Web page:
Wildlife as Metaphor: A Roundup of Roadkill Poetry

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I’m repeatedly drawn to certain forms and subgenres of poetry, like villanelles, sestinas, and poems about roadkill. Yes, roadkill poems actually seem to be a subgenre—try googling it. Categories appear: “Short Roadkill Poems,” “Famous Roadkill Poems,” “Long Roadkill Poems.” Examples pop up, including amateur efforts that rhyme kitty with city with pretty with shitty and ones with metaphors comparing the narrator’s feelings to “exploded roadkill.”

The best ones, however, are more subtle, more nuanced, honest without gratuitous emphasis on the gruesome or maudlin, using the common and relatively mundane experience of seeing dead animals by the side of the road as occasions to reflect on passion, arrogance, responsibility, mortality, the life force, and the significance of the most insignificant life.

Judy Ruiz’s “Nirvana, or What Happens When You Think God Looks Just like You,” from her 1991 collection Talking Razzmatazz, anthropomorphizes a skunk that notes the resemblance between the road’s middle line and his own white stripe. Believing he’s the image of God, he concludes that he must be crossing the Almighty’s back. It takes one swipe of an old Chevrolet to wipe out that fallacy.

The narrator of Andrea Hollander’s “Black,” from 1993’s House without a Dreamer, drives home from an illicit lover’s. On the way, she observes roadkill and reflecting on the nature of passion, as if it’s a strange animal that “travels in the dark,” something we can’t fully know or understand: “We do not have a sense/of what it eats or where it sleeps, and only know/its death.”

Most often, poems in this subgenre examine issues related to mortality. Perhaps the best known is William Stafford’s 1962 “Traveling through the Dark.” In it, the narrator comes across a pregnant dead deer on a narrow canyon road and is faced with the dilemma of what is more humane and respectful: to leave the doe there, or to prevent further accidents by pushing her into the canyon. This choice feels particularly brutal since the cold doe’s side is still warm, the fawn still alive. The narrator hesitates as his own life calls him back, the “steady engine” of his car purring under the hood.

Stafford uses the word “swerve” both literally and metaphorically. First, he makes the split-second decision not to risk swerving around the doe on the narrow road. Later, making what he knows is the only possible choice, he thinks “hard for all of us—my only swerving.” In this brief, packed line he pauses to honor both of these lives, to acknowledge the imperfect compromises inherent in every choice, and to recognize human responsibility and our mutual mortality before pushing the deer over the edge.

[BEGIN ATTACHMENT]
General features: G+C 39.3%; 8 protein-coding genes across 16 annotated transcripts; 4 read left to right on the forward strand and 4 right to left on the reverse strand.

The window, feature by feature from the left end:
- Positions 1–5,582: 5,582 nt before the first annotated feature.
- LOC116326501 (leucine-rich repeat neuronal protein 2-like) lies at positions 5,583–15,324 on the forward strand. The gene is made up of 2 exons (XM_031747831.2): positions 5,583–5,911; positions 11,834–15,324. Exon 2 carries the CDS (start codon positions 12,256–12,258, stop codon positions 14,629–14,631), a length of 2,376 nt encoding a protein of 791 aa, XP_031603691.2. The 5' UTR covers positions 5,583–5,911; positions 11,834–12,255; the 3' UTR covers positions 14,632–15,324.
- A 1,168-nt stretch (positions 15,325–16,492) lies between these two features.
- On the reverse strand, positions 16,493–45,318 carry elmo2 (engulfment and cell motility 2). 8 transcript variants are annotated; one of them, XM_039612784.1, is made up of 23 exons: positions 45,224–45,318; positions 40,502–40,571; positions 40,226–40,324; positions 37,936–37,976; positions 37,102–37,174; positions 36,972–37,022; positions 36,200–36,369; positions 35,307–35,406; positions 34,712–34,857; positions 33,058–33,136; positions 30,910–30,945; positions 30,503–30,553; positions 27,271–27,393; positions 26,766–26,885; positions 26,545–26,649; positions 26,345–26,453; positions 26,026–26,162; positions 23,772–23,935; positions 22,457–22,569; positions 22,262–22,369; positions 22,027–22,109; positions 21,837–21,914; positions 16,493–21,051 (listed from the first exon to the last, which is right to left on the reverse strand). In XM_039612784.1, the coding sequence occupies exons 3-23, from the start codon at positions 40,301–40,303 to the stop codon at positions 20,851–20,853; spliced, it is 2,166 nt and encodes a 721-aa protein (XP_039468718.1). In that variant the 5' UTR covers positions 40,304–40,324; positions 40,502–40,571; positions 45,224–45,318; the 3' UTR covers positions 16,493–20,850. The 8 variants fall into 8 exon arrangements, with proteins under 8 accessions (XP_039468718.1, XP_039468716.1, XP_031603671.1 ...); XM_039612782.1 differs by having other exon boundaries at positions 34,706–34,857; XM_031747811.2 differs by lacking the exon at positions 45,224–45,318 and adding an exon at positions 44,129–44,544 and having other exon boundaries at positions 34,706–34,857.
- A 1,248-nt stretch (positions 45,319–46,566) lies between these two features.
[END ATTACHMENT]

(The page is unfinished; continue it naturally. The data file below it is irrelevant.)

The word swerve appears in a couple of later roadkill poems, perhaps a nod to Stafford’s. In Mary Oliver’s 1979 “The Black Snake,” a truck fails to swerve, killing the title creature. “Death,” Oliver says. “That is how it happens.”

Through metaphors, Oliver’s narrator recognizes the beauty and past vitality of the snake as she observes it “looped and useless/as an old bicycle tire,” “cool and gleaming/ as a braided whip,” and “beautiful and quiet/as a dead brother.” The last metaphor introduces a new subtext, suggesting that this small death resonates with the narrator’s greater losses. Driving on after moving the snake to the roadside, she reflects on death’s arbitrariness, certainty, and power to inspire grief. Yet, she says, under

reason burns a brighter fire, which the bones
have always preferred,
it is the story of endless good fortune.
It says to oblivion: not me!

Ultimately, the poem celebrates the simultaneous awareness and denial of death that makes tenacity possible: “It is the light at the center of every cell,” she says. “It is what sent the snake coiling and flowing forward/happily all spring through the green leaves/before he came to the road.”
Billy Collins’ narrator manages to “swerve” around a dead groundhog on the road in “Ave Atque Vale,” from his 2003 collection Nine Horses. As he goes on, the memory lingers with him, his imagination bringing the groundhog to life so palpably it is as if it’s in the car with him. Collins’ narrator imagines the life of this animal, “sleeping all day and foraging at night/rising sometimes to consult the wind with his snout.”

Dead animals are, of course, a common phenomenon, a daily sight, but each time the narrator hopes that they will prove to be “a shredded tyre, a discarded brown coat/but there they are, assuming/every imaginable pose for death’s portrait.” Humorously and poignantly, he thinks back to the groundhog that

reminded me of a small Roman citizen
with his prosperous belly,

his faint smile,
and his one stiff forearm raised
as if he were still alive, still hailing Caesar.

Only in Allison Cummings’ 2013 “American Roadkill,” is the narrator also the guilty driver, acknowledging how often her own vehicle is an instrument of death. As in Oliver and Collins, she sees life reduced to ordinary objects: “half a deer on the meridian,” “a raccoon’s ribs,” a boxed turtle flattened to ruined tile,” a “black snake taken for a ribbon of tar.”

Cummings sees these deaths as the tragic but inevitable toll of human restlessness on wildlife. Even when the narrator resolves to stay home, she knows that

The roaming will insist
and I will slaughter whole families
in migration.

Cummings’ poem is reminiscent of Stafford’s as she mourns losses of life while acknowledging both human responsibility and our complex compromises. In a note in , she says that she seeks to “track and sort out the paths of what feels like a dizzying web of interconnected life,” a summary that could apply to all of these poems that make meaning from seemingly mundane daily realities.